This was one of two concerts to celebrate the Wihan Quartet's 25th anniversary. Both were at London’s Wigmore Hall which has become the ideal venue for young and established groups on the International scene playing chamber music for all sorts of combinations. They perform their repertoire in front of full houses; indeed, the solo pianist or violinist now finds it hard to compete with the kind of adulation afforded to a host of string quartet performers, whose four marvellously gifted players constantly delve into the inner secrets contained within the dramas and poetry of acknowledged Masterworks, discovering fresh approaches and new ways of exciting the passions of their loyal, ever-receptive audiences.

Fans of solo players and performing groups alike are now discussing diversities of repertoire, chosen with great care, respect, precision and a ‘matching artist personality’ considered to be compatible with the style and output of several composers, past and present. For instance, in their June 5 concert the Wihans started with Bohuslav Martinu’s String Quartet No. 2, completed in 1925 when the composer was living in Paris and fraternizing with the likes of Stravinsky, Honegger and Milhaud. The Arts scene generally was buzzing with new, daring ideas, and some of the departures and innovations may have derived from the impressionists or Schoenberg and his New Viennese School, or perhaps belonged to something else ‘in between’ like bitonality, with its new sounding harmonies. Dodecaphony, with its deliberate experimenting with astringencies became known as ‘way out’, but the prolific, adventurous Martinu knew exactly where his Czech roots lay. He complied with his own personal mode of self-expression that modified and condensed the Romantic outpourings and strivings of his great predecessor Antonin Dvorak to an extent that one immediately recognizes the punchiness of the rhythms that cloth the bitonal rhetoric and attractiveness of a ‘running’ course of chosen motifs that make up the whole. Audience response was immediate - why don’t we hear more of his seven quartets? I quite agree!

Rare Dvorak followed on. Considering that Dear old Antonin left many youthful, lengthy quartets for us to attempt to analyse and enjoy, No. 9 in D minor, Opus 34 is a giant step forward and features a profusion of material that calls upon a modicum of dexterous virtuosity from all four players. The writing for First Violin, for instance, contains some stretches so high up in the musical stratosphere that I wondered how Leos Cepicky was able to sustain the composer’s continuing intensity of line. But he is a magnificent player, as his colleagues all agree. The second of the four movements is a delightful Alla Polka: Allegretto scherzando, with its matching Trio: quasi l’Istesso tempo. Surely of added interest is the Wihan’s live recording at the Convent of St. Agnes, Prague on Nimbus Alliance NI 6115, coupled with the more mature Op.105 in A flat major. I will also mention its companion NI 6114 commercially recorded at Potten Hall, Suffolk: Dvorak String Quartet No.11 in C, Op. 61 c/w No.12 in F, Op. 96, ’American’ produced by my old friend Jeremy Hayes and engineered by Eric James.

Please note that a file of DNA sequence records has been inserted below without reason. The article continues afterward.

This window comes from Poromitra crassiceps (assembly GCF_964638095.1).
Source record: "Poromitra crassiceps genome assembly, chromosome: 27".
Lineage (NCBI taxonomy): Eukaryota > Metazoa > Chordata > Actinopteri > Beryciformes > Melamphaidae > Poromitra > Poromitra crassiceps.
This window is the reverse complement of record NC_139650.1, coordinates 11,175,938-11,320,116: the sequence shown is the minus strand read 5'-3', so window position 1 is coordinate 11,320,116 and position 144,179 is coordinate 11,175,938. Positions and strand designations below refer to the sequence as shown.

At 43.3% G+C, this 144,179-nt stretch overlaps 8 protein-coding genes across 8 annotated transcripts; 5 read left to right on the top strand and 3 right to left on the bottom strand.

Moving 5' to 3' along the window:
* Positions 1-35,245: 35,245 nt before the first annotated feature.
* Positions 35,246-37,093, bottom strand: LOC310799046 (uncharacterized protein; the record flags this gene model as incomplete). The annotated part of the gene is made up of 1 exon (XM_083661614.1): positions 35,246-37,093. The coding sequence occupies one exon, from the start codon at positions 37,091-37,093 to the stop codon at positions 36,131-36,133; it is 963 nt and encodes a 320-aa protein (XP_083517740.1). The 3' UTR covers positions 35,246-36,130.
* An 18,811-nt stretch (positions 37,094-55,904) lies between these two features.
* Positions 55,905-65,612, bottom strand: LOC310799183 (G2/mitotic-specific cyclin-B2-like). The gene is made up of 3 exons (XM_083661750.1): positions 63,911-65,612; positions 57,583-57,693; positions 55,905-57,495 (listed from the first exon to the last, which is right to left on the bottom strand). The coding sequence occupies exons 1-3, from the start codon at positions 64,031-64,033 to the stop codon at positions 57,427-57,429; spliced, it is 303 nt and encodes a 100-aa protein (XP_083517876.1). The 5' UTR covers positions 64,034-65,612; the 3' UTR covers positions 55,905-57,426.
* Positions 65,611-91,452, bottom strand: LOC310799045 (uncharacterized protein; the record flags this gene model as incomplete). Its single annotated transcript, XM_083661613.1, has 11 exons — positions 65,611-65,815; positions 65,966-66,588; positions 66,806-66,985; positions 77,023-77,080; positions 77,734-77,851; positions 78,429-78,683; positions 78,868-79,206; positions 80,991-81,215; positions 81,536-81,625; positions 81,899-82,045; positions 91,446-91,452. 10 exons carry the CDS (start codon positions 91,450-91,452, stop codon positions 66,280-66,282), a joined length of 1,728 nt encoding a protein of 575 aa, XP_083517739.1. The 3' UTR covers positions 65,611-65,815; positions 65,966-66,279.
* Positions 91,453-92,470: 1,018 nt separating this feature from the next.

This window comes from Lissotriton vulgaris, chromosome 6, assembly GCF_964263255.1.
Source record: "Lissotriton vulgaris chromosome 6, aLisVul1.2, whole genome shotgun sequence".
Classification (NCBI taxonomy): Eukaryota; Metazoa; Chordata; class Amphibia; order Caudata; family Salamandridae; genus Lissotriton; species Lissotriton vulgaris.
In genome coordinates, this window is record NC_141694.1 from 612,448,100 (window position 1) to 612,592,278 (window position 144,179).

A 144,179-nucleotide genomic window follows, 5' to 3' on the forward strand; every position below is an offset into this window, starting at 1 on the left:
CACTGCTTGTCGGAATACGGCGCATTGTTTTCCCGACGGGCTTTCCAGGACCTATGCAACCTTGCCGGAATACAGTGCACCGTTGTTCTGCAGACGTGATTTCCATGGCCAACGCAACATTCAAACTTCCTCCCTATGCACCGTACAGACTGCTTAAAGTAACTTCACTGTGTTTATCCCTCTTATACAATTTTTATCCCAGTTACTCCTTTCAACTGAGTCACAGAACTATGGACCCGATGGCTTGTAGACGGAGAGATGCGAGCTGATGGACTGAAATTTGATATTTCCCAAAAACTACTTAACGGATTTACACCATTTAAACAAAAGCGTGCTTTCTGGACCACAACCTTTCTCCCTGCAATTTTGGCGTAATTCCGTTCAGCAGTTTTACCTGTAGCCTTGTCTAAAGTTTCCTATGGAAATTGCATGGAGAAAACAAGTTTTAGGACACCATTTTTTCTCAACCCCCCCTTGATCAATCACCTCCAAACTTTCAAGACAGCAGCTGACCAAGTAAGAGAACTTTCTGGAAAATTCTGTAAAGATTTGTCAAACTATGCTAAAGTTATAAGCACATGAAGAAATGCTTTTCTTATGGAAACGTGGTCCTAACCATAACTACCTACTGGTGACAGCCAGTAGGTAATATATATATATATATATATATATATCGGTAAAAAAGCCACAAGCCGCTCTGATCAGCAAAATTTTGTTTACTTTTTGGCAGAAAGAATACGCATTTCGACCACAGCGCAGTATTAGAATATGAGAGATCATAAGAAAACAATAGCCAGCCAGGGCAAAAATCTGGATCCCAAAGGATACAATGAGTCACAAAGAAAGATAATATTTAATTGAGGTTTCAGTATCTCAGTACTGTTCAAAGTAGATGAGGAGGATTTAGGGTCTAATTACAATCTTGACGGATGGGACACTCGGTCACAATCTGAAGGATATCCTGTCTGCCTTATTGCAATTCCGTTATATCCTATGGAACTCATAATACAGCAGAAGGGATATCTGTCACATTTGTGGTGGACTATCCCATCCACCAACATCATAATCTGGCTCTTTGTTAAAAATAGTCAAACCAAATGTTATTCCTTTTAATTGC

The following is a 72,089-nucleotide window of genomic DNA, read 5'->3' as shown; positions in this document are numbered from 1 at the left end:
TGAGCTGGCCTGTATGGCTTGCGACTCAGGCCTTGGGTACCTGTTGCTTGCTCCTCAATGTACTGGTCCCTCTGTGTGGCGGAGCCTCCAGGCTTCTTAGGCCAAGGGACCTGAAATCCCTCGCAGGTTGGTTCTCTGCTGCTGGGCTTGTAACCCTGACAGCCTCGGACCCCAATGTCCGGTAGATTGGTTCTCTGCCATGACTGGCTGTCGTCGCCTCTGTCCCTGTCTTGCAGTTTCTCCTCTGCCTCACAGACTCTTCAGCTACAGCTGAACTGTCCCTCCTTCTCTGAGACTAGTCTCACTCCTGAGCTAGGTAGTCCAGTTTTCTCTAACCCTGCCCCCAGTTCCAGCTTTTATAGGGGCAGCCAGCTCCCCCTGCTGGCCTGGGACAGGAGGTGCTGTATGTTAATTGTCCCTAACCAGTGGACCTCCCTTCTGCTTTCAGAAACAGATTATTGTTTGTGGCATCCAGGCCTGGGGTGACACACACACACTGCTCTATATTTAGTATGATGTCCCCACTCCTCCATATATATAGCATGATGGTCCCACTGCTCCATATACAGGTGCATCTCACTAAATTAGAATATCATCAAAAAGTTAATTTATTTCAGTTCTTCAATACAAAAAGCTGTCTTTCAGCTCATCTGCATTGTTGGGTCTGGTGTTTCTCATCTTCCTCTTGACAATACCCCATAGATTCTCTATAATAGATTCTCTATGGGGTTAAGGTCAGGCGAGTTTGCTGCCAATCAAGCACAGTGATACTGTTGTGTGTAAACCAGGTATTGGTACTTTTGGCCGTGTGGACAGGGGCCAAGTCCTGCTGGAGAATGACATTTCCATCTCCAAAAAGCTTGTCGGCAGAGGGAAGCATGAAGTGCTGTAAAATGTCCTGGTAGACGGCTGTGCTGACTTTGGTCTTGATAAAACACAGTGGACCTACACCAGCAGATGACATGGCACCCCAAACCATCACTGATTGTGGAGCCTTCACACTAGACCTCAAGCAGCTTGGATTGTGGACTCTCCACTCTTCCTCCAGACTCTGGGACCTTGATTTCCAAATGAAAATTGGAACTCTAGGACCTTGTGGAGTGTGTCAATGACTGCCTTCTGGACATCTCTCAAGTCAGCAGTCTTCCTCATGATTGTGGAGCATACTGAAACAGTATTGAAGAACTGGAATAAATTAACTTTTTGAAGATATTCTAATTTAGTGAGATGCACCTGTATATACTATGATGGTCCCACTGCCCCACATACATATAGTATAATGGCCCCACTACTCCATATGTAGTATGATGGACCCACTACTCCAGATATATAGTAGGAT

The Wihan Quartet’s recording of the two Smetana Quartets (Arco Diva UP 2186-2131) took place at Domenica Studio Prague in October and November 2006. The First Quartet live Wigmore performance, with its immediacy and warm acoustic was far more charismatic, in reality a descendant of those wonderful occasions of the Smetana and Janacek Quartet performances at the Edinburgh International Festival and London South Bank during the 1950/80s. No.1 in E minor, ‘From my Life’, also chooses as its second movement an Allegro moderato alla polka, but by this stage in the proceedings I was fully cognisant of their superb attack, emphasis on precision and a renewed quality of phrasing from each quartet member. I asked the critical writer and music assessor Tully Potter for his opinion: ‘Yes. they are in their very best form.’ The overall pace was perfectly judged, the unfolding drama and tensions of the first movement prefacing the joyful, dancing lilt of the second; then the serene beauty of the slow movement making way for the boisterous, motivic finale with the high harmonic on First violin sounding the note of warning of Smetana’s approaching deafness… The work’s closing section was more heartfelt than I previously remember it.

The Coffee Concert the following morning on Sunday 6th June consisted of two works I believe I was hearing the Wihans perform for the first time: Mendelssohn’s Quartet No. 6 in F minor, Op.80 and Brahms Quartet in A minor Op. 51, No. 2. One of his final pieces, Mendelssohn’s poignant composition was inspired through the death of his beloved sister, Fanny, with the composer following in her footsteps two months later. Brahms, on the other hand, struggled endlessly to perfect the second of his three Quartets, a work which counterbalances his particular penchant for nostalgia with a rich vein of romanticism. Both performances gave the most complete satisfaction to the ever-attentive audience.

Bill Newman